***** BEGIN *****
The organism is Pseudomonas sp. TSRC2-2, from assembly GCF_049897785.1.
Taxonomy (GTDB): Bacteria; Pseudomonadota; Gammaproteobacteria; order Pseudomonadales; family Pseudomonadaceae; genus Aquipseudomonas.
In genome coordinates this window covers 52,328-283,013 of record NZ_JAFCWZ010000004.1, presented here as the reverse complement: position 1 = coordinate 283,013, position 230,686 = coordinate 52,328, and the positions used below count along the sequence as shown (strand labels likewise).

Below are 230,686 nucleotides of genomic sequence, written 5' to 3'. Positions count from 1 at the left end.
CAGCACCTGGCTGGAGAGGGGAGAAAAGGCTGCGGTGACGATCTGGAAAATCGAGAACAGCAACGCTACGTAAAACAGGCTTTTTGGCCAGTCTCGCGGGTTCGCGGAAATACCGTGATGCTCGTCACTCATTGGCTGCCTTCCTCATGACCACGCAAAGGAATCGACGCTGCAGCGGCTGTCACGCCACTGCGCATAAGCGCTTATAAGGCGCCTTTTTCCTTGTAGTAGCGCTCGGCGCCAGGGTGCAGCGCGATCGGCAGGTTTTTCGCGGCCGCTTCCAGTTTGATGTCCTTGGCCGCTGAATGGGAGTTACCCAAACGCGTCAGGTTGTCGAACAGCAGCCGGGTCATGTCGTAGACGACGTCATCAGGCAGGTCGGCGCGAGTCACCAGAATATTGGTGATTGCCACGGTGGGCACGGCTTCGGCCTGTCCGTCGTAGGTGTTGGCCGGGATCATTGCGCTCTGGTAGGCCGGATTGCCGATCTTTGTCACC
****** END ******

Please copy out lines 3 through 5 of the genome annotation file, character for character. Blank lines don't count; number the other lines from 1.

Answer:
In genome coordinates this window covers 52,328-283,013 of record NZ_JAFCWZ010000004.1, presented here as the reverse complement: position 1 = coordinate 283,013, position 230,686 = coordinate 52,328, and the positions used below count along the sequence as shown (strand labels likewise).

Below are 230,686 nucleotides of genomic sequence, written 5' to 3'. Positions count from 1 at the left end.
CAGCACCTGGCTGGAGAGGGGAGAAAAGGCTGCGGTGACGATCTGGAAAATCGAGAACAGCAACGCTACGTAAAACAGGCTTTTTGGCCAGTCTCGCGGGTTCGCGGAAATACCGTGATGCTCGTCACTCATTGGCTGCCTTCCTCATGACCACGCAAAGGAATCGACGCTGCAGCGGCTGTCACGCCACTGCGCATAAGCGCTTATAAGGCGCCTTTTTCCTTGTAGTAGCGCTCGGCGCCAGGGTGCAGCGCGATCGGCAGGTTTTTCGCGGCCGCTTCCAGTTTGATGTCCTTGGCCGCTGAATGGGAGTTACCCAAACGCGTCAGGTTGTCGAACAGCAGCCGGGTCATGTCGTAGACGACGTCATCAGGCAGGTCGGCGCGAGTCACCAGAATATTGGTGATTGCCACGGTGGGCACGGCTTCGGCCTGTCCGTCGTAGGTGTTGGCCGGGATCATTGCGCTCTGGTAGGCCGGATTGCCGATCTTTGTCACC